Offline Mad Penguin

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Re: Should I try Linux?
« Reply #19 on: May 22, 2010, 07:48:29 pm »
Mmm, it is an unfortunate fact that not all USB drives are created equal. Once upon a time I authored a Linux distro designed specifically for use on flash drives and used to make up keys to send out to people. As a result I used to buy quite a few keys from Amazon, all 256Mb and once I'd found a type I was happy with that worked properly, I stuck to it.

One day after placing the standard order, a slightly different 'shaped' key arrives and I was told on querying this that it was the same unit, just in a slightly updated case. So I stuck the keys in the cupboard as 'stock' until more requests came in.

3 months later after other supplies had depleted, I used the first of the new keys only to find, hundreds of keys down the line, THIS one would not boot .. on any of my production or duplication machines. I tried all the keys in the batch - same. I called Amazon, they replaced the batch - same. We then entered an argument that went something along the lines of "these don't look like the keys on the website, and they don't work like the keys on the website".

To cut a long story short, after trading standards stepped in and slapped Amazon around a bit, I did get a full refund, but I never did learn how to tell "which" types of USB key were the type that would boot on a standard PC BIOS , and which type would not.

http://www.flashlinux.org.uk
http://sourceforge.net/projects/flashlinux/

I still maintain it looks pretty good for 2004 .. it had over a million downloads in it's day .. *sob*  :'(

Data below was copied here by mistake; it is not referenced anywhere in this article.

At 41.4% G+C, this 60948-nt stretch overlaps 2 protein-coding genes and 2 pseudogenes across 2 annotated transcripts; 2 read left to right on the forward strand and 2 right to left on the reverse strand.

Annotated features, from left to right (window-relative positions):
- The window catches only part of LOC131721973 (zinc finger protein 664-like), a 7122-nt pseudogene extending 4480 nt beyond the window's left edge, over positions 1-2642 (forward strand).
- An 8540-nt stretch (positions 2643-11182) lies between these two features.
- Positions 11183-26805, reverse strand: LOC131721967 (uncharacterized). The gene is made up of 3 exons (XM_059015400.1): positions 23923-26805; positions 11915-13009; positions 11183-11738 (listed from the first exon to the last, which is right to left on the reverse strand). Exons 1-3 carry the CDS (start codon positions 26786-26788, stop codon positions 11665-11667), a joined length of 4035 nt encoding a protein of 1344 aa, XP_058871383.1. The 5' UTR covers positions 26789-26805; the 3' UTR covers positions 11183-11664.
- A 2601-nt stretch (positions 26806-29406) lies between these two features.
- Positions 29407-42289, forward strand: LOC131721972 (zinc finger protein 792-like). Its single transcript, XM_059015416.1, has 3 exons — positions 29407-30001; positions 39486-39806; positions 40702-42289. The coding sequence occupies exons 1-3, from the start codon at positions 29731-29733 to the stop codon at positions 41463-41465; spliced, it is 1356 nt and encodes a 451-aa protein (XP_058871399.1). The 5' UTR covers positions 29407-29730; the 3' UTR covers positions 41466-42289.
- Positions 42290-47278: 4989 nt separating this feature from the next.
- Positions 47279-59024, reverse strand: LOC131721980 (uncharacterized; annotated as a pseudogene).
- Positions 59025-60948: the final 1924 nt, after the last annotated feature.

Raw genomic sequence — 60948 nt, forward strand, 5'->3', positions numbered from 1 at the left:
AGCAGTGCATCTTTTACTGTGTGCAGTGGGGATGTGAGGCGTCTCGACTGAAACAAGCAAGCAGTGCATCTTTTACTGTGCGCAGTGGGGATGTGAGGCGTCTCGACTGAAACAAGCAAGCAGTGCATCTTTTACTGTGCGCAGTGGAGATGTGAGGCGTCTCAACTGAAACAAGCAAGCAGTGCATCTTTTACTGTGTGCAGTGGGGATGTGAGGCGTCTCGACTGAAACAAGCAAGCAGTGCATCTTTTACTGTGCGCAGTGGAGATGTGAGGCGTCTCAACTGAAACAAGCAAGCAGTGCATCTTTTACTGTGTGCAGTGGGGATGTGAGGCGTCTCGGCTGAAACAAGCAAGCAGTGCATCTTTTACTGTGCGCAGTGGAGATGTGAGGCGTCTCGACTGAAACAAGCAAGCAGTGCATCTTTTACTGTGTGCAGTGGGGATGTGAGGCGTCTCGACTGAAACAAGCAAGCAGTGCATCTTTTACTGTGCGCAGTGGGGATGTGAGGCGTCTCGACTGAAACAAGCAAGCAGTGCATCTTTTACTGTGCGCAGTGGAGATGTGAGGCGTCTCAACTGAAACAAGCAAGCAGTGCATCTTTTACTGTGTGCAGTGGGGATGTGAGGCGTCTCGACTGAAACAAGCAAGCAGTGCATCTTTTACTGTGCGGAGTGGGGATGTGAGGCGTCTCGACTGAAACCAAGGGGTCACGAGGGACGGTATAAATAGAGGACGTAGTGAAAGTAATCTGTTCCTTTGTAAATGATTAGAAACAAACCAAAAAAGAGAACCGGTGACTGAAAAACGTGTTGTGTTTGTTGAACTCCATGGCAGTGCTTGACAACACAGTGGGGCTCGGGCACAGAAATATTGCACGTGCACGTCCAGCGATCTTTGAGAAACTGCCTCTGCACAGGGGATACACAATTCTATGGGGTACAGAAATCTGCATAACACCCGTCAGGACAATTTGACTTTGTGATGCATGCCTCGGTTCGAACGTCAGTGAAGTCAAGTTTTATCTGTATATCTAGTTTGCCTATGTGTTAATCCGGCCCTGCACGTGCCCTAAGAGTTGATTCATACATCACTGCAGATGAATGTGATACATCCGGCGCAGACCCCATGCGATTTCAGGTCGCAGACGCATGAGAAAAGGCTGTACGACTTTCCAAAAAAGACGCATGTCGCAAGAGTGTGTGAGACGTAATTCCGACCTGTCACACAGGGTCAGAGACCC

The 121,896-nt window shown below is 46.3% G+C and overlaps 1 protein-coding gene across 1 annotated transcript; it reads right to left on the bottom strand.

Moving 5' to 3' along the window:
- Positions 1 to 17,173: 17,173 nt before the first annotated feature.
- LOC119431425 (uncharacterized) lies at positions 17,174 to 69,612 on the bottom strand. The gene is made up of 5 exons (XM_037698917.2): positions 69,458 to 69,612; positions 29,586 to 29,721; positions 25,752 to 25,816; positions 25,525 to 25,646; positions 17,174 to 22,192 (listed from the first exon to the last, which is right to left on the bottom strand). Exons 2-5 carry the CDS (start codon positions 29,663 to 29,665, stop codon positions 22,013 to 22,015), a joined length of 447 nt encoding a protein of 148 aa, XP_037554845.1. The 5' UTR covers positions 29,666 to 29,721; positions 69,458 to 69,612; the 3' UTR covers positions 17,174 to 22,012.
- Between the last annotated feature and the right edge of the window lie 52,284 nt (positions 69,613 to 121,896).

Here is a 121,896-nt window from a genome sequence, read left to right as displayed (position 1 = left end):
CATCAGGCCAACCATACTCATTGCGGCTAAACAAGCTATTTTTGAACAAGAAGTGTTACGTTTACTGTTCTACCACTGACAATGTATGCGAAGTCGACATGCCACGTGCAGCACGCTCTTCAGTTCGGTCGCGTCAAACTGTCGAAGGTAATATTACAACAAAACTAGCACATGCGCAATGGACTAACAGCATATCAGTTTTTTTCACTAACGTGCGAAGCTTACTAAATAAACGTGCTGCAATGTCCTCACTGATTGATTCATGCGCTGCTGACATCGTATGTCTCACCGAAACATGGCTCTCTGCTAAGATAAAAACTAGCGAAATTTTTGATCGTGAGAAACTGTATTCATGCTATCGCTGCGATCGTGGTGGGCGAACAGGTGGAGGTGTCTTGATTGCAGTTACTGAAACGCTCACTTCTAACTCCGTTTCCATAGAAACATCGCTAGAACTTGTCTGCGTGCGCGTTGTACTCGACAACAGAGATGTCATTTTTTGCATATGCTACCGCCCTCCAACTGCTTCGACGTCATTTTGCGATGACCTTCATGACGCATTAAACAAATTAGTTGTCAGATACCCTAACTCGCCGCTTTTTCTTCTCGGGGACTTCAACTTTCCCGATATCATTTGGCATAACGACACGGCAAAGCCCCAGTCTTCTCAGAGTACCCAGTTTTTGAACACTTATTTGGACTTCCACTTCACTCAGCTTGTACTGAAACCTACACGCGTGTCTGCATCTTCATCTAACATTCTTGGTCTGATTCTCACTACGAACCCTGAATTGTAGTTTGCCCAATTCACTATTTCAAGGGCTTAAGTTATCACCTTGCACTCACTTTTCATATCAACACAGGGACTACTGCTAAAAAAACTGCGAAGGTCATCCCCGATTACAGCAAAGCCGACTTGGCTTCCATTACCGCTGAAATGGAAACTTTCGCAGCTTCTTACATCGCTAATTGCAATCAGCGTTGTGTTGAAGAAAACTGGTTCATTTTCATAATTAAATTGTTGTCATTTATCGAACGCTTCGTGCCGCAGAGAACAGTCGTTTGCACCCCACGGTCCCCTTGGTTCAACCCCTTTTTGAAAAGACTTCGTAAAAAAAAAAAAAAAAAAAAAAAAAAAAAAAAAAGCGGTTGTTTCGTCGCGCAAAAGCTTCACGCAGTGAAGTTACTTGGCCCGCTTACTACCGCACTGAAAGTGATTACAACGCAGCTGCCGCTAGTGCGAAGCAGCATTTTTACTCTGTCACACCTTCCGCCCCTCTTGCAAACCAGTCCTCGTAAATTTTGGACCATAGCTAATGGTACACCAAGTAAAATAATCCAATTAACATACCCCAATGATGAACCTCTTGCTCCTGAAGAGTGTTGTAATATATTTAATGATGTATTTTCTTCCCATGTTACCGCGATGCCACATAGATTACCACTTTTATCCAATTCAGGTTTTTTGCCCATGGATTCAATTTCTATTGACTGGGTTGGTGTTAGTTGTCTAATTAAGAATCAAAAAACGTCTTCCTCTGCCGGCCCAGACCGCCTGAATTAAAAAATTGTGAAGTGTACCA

Offline Sophia

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Re: Should I try Linux?
« Reply #20 on: May 23, 2010, 11:07:35 pm »
Well this whole running from the USB thing is not going to work for me as a long time solution (heh I ruined the last install but in the morning I'm going to install it again). I've decided to get a cheap portable hard drive (250GB) and install it properly (not as a "LiveCD") on that so I can make it work better on my machine (it was working fine, but just problems with my videocard, which are apparantly well reported, but the solution offered doesn't work with the USB because some files that need not to be are read only - at least if I am getting the right end of the stick...).
Anyway, I think that will work, and I'll be able to move pretty much everything except XP to that drive freeing up all the space of the XP drive for games. YAY. (Oblivion and Planescape Torment, here I come!). Fedora seemed simple enough to do normal things with, except the videocard thing, and I think I can make it work with a little google + a little trial and error so I don't feel overly daunted.

It's been a fun filled few days though, so I have to thank you for your help advice and encouragement. (And frankly I should have bought a cheap portable hard drive ages ago, I don't know why it took this much to make me do it).

Offline Mad Penguin

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Re: Should I try Linux?
« Reply #21 on: May 23, 2010, 11:34:04 pm »
I've not had my portable drive all that long, and then only to act as storage for a media player .... :) 

Must admit I was a little surprised and indeed dubious about the prices, £9 + hard drive (which I initially pulled from a broken Xbox 360) didn't really seem like 'enough' for a complete external USB hard drive setup. Works tho'!  :)

Offline Sophia

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Re: Should I try Linux?
« Reply #22 on: May 26, 2010, 10:56:39 am »
I went to the uni library and took out a book calling itself "Linux: Pocket Guide, essential commands".
Now I am trying them out one by one.
And going "yay, it works".
LOL, because what would I expect, of course it works :p
This is fun.

Offline Mad Penguin

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Re: Should I try Linux?
« Reply #23 on: May 26, 2010, 11:10:23 am »
Next thing to try; download a copy of Google Chrome for Linux, it's just come out of Beta, released version now available!
http://www.google.com/chrome?platform=linux